But so far, TCEQ has not indicated these events have triggered health impacts. Its website offers no guidance for air pollution events from the storm, and TCEQ Media Relations Manager Andrea Miller told me the agency or local emergency officials would contact residents if an immediate health threat were to occur. What’s more, Miller said companies were probably reporting higher emissions that what actually occurred, “since underreporting can result in higher penalties.”
It’s unclear, however, how TCEQ would check many of the companies’ reports, since the agency turned off all its air quality monitors in the Houston area before Harvey hit. Miller confirmed as much on Monday, saying devices were either turned off or removed “to protect against damage or loss of these sensitive and expensive instruments.” Most of the plants impacted by Harvey are in the Houston area, as this ICIS map below shows.
None of this is to say that companies could have done much of anything this week to stop the release of these chemicals. Indeed, there is no way to avoid large releases of air pollutants when refineries and chemical plants shut down, and there was no way these companies could have avoided shutting down their facilities faced with such a destructive storm. In their reports to TCEQ, companies generally say they are operating within safety and good air pollution control practices. And fortunately, as one meteorologist pointed out to me on Twitter, the continued rainfall in Texas is likely improving the situation, preventing pollutants from remaining stagnant in the air as it destroys everything else.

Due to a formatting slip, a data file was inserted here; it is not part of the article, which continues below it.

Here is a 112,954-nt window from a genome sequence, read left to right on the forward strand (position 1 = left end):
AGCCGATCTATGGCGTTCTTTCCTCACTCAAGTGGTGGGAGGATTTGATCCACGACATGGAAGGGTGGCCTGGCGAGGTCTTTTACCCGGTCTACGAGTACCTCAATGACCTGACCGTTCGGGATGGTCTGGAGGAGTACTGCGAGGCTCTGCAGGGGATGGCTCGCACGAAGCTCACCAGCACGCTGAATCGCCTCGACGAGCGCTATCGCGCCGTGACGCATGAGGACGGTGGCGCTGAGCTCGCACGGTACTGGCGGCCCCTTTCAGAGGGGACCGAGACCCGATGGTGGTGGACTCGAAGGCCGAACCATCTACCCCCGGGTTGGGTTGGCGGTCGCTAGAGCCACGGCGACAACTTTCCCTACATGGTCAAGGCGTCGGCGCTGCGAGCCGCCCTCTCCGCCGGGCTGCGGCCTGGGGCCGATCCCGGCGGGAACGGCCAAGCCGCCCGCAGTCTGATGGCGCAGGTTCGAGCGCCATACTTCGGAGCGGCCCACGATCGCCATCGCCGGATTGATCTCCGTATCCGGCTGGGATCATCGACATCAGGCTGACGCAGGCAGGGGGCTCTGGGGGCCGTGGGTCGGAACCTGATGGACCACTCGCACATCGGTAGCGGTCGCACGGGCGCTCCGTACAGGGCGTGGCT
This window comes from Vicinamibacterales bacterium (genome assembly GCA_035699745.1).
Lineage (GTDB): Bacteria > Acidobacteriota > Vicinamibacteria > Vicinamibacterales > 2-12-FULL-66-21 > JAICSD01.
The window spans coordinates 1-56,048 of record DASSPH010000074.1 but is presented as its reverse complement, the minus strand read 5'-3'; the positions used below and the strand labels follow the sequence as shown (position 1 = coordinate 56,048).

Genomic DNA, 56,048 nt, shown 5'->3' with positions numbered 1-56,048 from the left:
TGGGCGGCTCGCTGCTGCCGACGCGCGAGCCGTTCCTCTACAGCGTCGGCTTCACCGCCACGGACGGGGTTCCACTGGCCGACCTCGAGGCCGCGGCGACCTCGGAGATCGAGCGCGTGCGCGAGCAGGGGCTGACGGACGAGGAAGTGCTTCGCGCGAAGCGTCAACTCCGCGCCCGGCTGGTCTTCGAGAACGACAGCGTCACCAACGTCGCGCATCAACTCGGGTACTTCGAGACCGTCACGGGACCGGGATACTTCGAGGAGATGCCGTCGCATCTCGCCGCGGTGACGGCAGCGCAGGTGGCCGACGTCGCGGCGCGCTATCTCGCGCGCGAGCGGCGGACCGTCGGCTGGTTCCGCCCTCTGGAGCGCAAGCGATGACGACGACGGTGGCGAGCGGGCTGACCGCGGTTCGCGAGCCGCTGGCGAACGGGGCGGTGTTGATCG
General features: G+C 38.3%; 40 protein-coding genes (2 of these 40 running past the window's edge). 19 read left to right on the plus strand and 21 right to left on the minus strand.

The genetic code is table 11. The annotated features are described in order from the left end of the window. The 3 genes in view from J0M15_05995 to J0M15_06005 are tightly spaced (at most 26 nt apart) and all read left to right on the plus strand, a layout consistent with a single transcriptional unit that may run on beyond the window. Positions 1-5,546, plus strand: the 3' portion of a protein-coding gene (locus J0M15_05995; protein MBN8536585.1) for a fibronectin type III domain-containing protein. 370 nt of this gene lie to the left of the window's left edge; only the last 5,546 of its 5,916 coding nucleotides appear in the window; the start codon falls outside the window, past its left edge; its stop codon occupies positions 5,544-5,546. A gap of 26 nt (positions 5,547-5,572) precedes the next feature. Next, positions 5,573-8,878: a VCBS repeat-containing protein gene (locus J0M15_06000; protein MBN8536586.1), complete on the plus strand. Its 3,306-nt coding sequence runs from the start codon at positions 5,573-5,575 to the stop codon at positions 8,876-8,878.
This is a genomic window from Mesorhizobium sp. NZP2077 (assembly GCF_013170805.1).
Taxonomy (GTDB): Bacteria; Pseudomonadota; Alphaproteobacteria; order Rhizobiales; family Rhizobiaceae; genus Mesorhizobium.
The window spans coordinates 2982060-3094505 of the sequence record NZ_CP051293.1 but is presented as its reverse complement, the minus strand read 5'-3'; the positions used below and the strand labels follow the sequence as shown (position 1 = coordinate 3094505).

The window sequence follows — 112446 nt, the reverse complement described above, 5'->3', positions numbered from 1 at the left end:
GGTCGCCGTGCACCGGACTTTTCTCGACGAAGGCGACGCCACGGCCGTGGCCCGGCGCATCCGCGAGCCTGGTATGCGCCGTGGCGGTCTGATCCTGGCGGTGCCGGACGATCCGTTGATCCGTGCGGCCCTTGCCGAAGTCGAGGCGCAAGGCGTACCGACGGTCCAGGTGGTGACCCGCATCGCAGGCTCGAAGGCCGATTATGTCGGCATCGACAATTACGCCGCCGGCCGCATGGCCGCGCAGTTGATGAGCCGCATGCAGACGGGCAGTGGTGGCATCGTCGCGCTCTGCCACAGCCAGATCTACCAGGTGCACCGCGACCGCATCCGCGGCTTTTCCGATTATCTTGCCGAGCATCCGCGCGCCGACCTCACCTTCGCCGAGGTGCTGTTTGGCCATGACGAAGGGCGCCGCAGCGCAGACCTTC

The real problem lies in the sheer number of facilities having to shut down or decrease operations at the exact same time—meaning they’ll also all eventually have to start back up. And emissions-wise, starting back up is just as bad as shutting down. That’s evident in the TCEQ emissions reports; rebooting the Formosa Plastics plant two hours outside Houston will be an enormous emissions event. In Corpus Christi, the Flint Hills Resources plant reported releases of 15,000 pounds of sulfur dioxide—a particularly harmful chemical—for its start-up. Most of this, too, is unavoidable, said Neil Carman, the clean air program director at Sierra Club’s Lone Star chapter. “Plants aren’t like cars or trucks where you just push a button and its starts,” he said. “These are huge refineries and petrochemical plants, so it takes a number of hours to heat up their units.”
When these plants restart, it’s less likely that the communities nearby will have the rain to save them. (And it seems a cruel irony to wish for rain that’s already caused so much damage.) But Nelson says the real problem is that the plants are allowed to operate so close to residential areas in the first place. Houston’s lack of zoning regulations have been front-and-center in discussions about why Harvey has been so terrible for the city, and that’s no different in the discussion about air pollution. “When the city gets back on its feet, it’s a good time to revisit the dialogue about where facilities are allowed to be located, and what precautionary measures can be taken in the future for communities in close proximity to these facilities,” Nelson said. Unfortunately, like so many other problems with Harvey, the discussion may come too late for the most vulnerable.